Separated by less than 200 kilometres in space—but by 36,000 years in time—the ITER Tokamak and the Chauvet Cave may seem to have little in common. But to science journalist Pedro Lima, there is a close similarity: each represents the apex of human imagination, ingenuity, and technology advancement at a given point in civilization. Last week, Mr. Lima came to ITER to speak about his work. The Chauvet Cave—discovered in 1994 and named after one of its discoverers, Jean-Marie Chauvet—is located near the village Vallon-Pont-d'Arc to the northwest of ITER. Situated on a limestone cliff above the river in the Gorges de l'Ardèche, the 400-meter-long cave contains some of the best-preserved figurative cave paintings in the world. Packs of lions, countless mammoths and woolly rhinoceroses, bears and herds of horses filled the screen in Mr. Lima's presentation. The Chauvet Cave features hundreds of paintings in red ochre, black charcoal or white scratchings, depicting 13 different animal species with such astounding artistic perfection that they seem to come to life. Scientists have identified an impressive array of techniques including drawing, blowing, brushing, engraving, finger tracing and stomping, some of which are rarely found in other cave art. 'According to prehistorians,' Mr. Lima says, 'homo sapiens went through an explosion of innovation about forty thousand years ago. It is shown in both art and technology.' As his presentation showed, the cave artists had perfected the use of perspective and three-dimensional representation. In one scene a bison has eight legs; in another, a rhinoceros has multiple parallel horns; this was a way of adding drama, by showing the animal in motion. The significance of the cave for the early artists and their Aurignacian culture is still a point of debate among scientists. The animals portrayed on the cave walls, which also include aurochs, panthers, bears, bison and hyenas, were clearly held in special regard. They were not human prey: for the hunters and gatherers who frequented this place, the normal diet was reindeer, and there are no reindeer drawings. These and other aspects of the drawings have led researchers to believe that the cave may have served a spiritual purpose. To bring this remarkable gallery to a 21st century audience required a mixture of luck and advanced technology. The remarkable state of the paintings is due, in part, to a collapse of the cliff that sealed off the cave entrance from intruders more than 20,000 years ago. After its modern discovery, the cave was immediately closed to the public by the French government. Advanced 3D mapping techniques—using software similar to that used in the construction and design of ITER—a full-sized replica of the Chauvet Cave was built and opened to the public in 2015. More than 500,000 tourists visit every year to experience the awe of connecting with their long-lost ancestors. Pedro Lima was fortunate enough to tour the original cave four years ago, and to work closely with the scientists, prehistorians and artists associated with the cave project. For him, the parallels with ITER are obvious. 'The Chauvet Cave paintings symbolize a giant leap forward in human culture and creativity,' said Lima. 'The same is true for ITER. Once completed, it will provide the basis for a similarly significant leap forward for humanity.'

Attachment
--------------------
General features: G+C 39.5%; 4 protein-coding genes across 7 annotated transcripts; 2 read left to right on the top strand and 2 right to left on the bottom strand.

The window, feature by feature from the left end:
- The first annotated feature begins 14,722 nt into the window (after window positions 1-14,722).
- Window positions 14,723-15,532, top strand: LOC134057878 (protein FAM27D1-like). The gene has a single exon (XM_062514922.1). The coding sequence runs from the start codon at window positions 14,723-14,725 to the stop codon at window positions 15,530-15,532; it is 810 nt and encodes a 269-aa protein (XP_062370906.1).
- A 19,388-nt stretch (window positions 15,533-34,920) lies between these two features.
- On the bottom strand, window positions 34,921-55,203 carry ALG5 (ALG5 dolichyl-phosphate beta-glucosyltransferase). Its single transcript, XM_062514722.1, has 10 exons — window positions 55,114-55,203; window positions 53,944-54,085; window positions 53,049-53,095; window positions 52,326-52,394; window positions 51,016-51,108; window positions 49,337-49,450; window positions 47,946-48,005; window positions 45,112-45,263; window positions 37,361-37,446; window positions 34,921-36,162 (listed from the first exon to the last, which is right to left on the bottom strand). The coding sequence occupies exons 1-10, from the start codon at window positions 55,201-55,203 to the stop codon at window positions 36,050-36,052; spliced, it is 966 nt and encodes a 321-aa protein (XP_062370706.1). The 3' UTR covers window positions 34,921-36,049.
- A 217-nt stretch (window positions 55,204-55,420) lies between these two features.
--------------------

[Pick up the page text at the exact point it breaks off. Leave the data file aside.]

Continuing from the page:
ITER job fair attracts locally

In terms of local recruitment needs, the ITER Project is at an exceptional junction. At the same time as European Domestic Agency civil works contractors remain active on site, the ITER Organization is beginning to issue contracts related to the assembly and installation of components and systems inside of the completed buildings and technical areas. All of these main contractors have employment offers to fill in a variety of areas. At a recruitment fair held on 14 June more than 500 jobs were on offer, as companies advertised for foremen, engineers, security specialists, welders, boilermakers, pipe-fitters, mechanics, shift supervisors, draftsmen and women, maintenance technicians and more. If you live locally, you can see the full list of recruitment offers here. The recruitment fair—advertising different types of French employment contracts—is organized annually by the Saint-Paul-lez-Durance employment association with the support of seven municipalities. For assignments at the ITER Organization, as directly employed staff, please see the ITER Organization website.

IAEA issues crowdsourcing challenge on fusion materials